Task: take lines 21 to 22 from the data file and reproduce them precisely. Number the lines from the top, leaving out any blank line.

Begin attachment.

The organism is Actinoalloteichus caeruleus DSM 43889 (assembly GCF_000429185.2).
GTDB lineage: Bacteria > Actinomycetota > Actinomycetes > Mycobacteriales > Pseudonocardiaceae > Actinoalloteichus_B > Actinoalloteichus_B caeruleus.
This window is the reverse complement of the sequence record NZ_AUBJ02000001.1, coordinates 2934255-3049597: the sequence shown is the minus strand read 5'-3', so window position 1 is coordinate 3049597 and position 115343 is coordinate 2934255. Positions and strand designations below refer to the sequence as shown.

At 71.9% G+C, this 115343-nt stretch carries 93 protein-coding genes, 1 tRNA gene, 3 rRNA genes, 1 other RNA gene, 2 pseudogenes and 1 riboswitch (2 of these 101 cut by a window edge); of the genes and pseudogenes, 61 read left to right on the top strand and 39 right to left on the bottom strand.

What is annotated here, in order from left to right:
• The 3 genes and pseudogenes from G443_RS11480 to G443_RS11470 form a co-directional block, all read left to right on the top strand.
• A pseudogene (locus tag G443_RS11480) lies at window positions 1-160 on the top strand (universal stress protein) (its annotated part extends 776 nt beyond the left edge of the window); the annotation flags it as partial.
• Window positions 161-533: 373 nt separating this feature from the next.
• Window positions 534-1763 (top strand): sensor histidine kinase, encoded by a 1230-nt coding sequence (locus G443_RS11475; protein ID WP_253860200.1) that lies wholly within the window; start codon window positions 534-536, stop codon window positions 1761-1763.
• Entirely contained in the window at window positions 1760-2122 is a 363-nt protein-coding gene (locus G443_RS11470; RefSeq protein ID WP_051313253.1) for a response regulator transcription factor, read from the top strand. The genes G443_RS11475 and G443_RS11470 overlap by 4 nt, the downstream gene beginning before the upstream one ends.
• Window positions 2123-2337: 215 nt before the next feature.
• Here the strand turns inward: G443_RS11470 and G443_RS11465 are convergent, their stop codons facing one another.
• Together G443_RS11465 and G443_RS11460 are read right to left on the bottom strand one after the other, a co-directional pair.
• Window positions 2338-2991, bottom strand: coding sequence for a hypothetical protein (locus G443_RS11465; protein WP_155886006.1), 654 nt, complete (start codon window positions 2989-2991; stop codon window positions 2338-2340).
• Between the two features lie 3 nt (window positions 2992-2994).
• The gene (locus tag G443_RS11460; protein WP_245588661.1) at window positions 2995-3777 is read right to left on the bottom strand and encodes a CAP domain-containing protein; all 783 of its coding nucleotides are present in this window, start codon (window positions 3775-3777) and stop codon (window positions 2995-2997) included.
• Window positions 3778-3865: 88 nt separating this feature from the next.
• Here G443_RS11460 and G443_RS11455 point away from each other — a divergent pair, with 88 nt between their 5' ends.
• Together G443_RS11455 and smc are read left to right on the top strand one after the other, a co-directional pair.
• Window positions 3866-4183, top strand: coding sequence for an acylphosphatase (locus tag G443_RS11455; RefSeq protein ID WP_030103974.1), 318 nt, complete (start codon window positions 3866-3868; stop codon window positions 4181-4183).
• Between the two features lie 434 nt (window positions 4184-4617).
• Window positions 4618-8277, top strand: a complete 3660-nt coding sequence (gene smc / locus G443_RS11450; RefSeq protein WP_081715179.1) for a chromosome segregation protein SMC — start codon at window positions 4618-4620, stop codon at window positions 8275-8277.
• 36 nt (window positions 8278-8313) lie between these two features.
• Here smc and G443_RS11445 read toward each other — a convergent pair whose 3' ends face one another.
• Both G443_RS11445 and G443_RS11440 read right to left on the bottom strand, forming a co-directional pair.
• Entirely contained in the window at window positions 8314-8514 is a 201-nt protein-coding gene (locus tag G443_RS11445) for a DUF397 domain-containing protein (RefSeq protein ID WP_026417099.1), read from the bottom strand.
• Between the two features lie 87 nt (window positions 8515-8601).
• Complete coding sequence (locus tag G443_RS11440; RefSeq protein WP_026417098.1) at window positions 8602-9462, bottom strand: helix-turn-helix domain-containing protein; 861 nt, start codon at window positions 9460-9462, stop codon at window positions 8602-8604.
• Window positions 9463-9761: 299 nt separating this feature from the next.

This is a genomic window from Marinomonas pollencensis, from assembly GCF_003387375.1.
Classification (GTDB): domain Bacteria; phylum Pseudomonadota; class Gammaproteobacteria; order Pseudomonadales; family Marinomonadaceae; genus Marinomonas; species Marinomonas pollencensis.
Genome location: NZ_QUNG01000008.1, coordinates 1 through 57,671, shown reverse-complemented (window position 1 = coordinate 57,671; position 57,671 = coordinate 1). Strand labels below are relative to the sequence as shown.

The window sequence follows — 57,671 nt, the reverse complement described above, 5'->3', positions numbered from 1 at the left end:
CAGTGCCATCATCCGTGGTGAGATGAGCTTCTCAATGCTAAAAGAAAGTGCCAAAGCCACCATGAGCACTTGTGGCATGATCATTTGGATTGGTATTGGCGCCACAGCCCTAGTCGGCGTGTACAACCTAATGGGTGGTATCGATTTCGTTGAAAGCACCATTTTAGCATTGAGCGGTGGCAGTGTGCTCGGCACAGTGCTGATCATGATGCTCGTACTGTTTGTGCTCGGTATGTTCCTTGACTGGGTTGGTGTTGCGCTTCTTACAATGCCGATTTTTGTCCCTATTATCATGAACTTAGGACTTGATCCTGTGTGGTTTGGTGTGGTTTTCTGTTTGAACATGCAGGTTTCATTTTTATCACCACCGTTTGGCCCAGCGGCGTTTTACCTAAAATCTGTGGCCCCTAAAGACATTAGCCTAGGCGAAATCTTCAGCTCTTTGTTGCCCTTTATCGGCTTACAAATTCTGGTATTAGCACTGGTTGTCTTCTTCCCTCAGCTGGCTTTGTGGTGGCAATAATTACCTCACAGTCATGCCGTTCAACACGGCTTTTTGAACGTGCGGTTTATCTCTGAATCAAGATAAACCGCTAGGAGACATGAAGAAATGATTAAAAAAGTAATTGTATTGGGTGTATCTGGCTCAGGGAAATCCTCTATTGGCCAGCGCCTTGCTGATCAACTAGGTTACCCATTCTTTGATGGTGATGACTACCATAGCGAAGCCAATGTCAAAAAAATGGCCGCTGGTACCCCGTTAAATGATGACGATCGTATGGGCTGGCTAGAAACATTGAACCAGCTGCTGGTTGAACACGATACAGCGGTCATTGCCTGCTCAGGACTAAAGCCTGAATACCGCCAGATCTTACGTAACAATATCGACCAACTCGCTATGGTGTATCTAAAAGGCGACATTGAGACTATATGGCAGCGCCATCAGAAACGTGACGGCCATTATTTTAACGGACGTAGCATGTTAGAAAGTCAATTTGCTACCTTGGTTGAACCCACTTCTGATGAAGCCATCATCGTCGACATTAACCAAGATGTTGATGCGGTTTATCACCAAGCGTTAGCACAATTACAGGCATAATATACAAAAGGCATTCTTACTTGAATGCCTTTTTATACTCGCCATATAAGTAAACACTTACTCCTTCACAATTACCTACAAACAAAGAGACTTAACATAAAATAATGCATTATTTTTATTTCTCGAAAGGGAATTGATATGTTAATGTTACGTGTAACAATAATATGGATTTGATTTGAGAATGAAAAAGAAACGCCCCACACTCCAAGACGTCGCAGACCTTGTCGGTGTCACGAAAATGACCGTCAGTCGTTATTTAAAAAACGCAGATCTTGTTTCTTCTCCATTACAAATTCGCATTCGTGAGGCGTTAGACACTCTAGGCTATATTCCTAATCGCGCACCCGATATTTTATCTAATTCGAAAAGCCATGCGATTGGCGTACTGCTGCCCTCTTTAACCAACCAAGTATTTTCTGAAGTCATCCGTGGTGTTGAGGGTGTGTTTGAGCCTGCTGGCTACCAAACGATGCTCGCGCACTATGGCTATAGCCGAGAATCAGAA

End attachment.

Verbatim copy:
• Between the two features lie 434 nt (window positions 4184-4617).
• Window positions 4618-8277, top strand: a complete 3660-nt coding sequence (gene smc / locus G443_RS11450; RefSeq protein WP_081715179.1) for a chromosome segregation protein SMC — start codon at window positions 4618-4620, stop codon at window positions 8275-8277.